Climate Change Deniers Cherry Picking Data

Peter Gleick: Misrepresenting Climate Science — Cherry-Picking Data for Political Purposes

In 2009, Harrison Schmitt, a former senator, astronaut, and self-described climate “denier” (and potentially the Energy Secretary to the new New Mexican governor), sent a paper to NASA riddled with long-debunked errors of science. Others have written about this paper, taking it apart error by error. But this week, some of those errors reappeared – thrust back into the debate by the Heartland Institute, self-described on their website as “libertarian” and “free-market” group. In Schmitt’s original paper sent to NASA in September 2009, he said:

“How long this cooling trend will persist remains to be seen; however, Greenland glaciers have been advancing since 2006, Artic [sic] sea ice has returned to 1989 levels of coverage.”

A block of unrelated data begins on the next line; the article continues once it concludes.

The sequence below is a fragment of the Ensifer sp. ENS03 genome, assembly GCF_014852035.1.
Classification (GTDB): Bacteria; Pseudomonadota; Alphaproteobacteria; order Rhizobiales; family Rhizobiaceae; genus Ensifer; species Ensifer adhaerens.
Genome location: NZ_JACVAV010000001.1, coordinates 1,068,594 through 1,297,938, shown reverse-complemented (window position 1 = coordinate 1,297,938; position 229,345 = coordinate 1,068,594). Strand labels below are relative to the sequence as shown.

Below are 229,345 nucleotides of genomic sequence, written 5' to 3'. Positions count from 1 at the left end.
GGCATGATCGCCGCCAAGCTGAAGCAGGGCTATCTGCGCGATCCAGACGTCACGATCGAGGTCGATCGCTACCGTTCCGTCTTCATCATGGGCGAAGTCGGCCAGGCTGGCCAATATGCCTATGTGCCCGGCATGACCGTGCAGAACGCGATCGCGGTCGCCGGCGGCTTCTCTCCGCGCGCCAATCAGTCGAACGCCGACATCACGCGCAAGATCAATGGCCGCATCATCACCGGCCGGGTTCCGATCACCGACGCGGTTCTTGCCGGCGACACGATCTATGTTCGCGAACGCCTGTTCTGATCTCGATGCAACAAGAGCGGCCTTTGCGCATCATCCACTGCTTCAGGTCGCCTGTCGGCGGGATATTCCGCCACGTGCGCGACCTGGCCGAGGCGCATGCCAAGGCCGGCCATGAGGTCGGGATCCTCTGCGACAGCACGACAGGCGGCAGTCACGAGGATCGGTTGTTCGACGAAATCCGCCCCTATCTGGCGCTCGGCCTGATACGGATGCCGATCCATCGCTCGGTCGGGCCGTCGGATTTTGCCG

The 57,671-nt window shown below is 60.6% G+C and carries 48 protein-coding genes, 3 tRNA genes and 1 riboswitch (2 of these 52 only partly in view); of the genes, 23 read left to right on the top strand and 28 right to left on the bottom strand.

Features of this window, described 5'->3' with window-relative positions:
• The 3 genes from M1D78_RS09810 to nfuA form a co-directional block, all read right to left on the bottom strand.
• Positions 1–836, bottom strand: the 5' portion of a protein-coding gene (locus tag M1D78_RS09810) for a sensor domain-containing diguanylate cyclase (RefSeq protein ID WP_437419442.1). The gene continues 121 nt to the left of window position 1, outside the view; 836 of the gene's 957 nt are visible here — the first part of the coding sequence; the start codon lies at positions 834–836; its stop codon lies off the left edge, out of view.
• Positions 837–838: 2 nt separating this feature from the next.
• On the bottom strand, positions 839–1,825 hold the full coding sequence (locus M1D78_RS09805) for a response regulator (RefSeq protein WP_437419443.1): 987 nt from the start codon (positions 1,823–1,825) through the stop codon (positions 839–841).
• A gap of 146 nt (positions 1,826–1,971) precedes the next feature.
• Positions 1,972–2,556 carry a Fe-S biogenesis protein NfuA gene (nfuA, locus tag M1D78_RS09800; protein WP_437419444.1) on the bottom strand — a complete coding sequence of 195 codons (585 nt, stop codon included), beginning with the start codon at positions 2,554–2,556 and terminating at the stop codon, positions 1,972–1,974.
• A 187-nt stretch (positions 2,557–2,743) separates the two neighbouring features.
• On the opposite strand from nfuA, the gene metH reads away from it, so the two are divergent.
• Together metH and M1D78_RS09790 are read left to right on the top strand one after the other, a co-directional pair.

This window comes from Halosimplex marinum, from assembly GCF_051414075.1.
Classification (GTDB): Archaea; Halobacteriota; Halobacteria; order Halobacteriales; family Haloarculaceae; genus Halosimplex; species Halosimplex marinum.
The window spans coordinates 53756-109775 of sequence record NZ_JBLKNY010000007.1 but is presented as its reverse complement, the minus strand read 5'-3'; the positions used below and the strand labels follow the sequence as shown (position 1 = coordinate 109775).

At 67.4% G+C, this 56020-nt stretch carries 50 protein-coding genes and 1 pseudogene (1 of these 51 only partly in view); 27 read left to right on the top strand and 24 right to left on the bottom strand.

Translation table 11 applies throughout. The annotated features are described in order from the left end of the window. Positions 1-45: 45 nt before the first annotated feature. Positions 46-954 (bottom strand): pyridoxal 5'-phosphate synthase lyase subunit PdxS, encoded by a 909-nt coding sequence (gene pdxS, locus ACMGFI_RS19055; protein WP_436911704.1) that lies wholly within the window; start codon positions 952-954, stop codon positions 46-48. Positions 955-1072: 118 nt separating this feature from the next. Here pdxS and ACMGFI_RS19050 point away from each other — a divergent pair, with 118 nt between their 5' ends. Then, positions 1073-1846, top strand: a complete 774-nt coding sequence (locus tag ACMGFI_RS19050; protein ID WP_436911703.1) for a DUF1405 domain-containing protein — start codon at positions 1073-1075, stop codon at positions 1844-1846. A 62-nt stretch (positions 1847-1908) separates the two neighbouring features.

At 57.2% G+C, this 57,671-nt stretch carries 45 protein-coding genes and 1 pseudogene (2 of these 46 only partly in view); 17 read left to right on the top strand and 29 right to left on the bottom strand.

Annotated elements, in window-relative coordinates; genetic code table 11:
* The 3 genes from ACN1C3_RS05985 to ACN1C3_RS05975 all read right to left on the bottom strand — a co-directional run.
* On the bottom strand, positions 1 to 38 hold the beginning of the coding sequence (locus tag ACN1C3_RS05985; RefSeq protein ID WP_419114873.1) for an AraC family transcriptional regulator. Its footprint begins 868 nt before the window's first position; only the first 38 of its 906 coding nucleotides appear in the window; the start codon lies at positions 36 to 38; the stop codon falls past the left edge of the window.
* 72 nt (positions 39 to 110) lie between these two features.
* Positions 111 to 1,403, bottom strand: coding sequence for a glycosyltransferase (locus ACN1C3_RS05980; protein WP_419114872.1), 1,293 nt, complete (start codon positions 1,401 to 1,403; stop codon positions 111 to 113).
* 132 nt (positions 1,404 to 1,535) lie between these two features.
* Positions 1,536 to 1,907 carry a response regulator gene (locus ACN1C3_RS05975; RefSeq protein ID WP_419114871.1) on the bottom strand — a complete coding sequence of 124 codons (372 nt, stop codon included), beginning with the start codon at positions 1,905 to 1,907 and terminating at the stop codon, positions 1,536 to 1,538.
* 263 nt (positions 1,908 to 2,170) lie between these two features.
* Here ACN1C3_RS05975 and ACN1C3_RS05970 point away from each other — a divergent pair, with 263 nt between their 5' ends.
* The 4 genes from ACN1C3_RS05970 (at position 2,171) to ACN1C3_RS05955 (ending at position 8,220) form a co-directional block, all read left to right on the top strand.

There is, of course, no cooling trend but a warming trend, and it’s hard to ignore the nerve of saying that Greenland glaciers are growing since the best scientific evidence says Greenland is losing over 200 billion tons of ice per year.

Water Number: 200 billion. Greenland appears to be losing massive amounts of ice (now around 200 billion tons per year and accelerating) annually due to warming.

Peter Gleick
Dr. Peter Gleick is president of the Pacific Institute, an internationally recognized water expert and a MacArthur Fellow.

But the error that has stirred up the new debate in New Mexico is the third one “Artic [sic] sea ice has returned to 1989 levels of coverage.” [John Cook has also tackled this here in an excellent Skeptical Science post.] In The Santa Fe New Mexican newspaper on January 24, Dr. Mark Boslough (an adjunct professor of Earth and Planetary Science at UNM, with a doctorate from CalTech) noted the errors in Schmitt’s statement and wrote how he tried to privately point them out to Schmitt, but that Schmitt never corrected them.